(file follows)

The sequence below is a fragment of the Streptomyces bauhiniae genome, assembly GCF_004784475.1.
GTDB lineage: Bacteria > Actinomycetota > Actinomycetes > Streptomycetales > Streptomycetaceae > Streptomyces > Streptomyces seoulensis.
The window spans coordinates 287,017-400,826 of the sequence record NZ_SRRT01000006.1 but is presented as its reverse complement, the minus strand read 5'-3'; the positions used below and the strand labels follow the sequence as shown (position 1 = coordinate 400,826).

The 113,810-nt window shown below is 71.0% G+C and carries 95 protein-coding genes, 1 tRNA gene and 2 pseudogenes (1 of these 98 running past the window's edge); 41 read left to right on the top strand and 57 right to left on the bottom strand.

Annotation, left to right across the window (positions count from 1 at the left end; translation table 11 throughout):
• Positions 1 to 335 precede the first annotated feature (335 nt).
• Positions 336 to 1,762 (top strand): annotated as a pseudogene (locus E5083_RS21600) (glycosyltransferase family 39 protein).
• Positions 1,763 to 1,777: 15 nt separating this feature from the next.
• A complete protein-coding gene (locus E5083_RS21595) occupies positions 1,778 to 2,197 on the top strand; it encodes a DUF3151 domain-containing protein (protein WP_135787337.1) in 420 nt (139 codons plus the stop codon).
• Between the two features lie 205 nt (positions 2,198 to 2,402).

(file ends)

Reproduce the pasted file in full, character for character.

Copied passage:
The sequence below is a fragment of the Streptomyces bauhiniae genome, assembly GCF_004784475.1.
GTDB lineage: Bacteria > Actinomycetota > Actinomycetes > Streptomycetales > Streptomycetaceae > Streptomyces > Streptomyces seoulensis.
The window spans coordinates 287,017-400,826 of the sequence record NZ_SRRT01000006.1 but is presented as its reverse complement, the minus strand read 5'-3'; the positions used below and the strand labels follow the sequence as shown (position 1 = coordinate 400,826).

The 113,810-nt window shown below is 71.0% G+C and carries 95 protein-coding genes, 1 tRNA gene and 2 pseudogenes (1 of these 98 running past the window's edge); 41 read left to right on the top strand and 57 right to left on the bottom strand.

Annotation, left to right across the window (positions count from 1 at the left end; translation table 11 throughout):
• Positions 1 to 335 precede the first annotated feature (335 nt).
• Positions 336 to 1,762 (top strand): annotated as a pseudogene (locus E5083_RS21600) (glycosyltransferase family 39 protein).
• Positions 1,763 to 1,777: 15 nt separating this feature from the next.
• A complete protein-coding gene (locus E5083_RS21595) occupies positions 1,778 to 2,197 on the top strand; it encodes a DUF3151 domain-containing protein (protein WP_135787337.1) in 420 nt (139 codons plus the stop codon).
• Between the two features lie 205 nt (positions 2,198 to 2,402).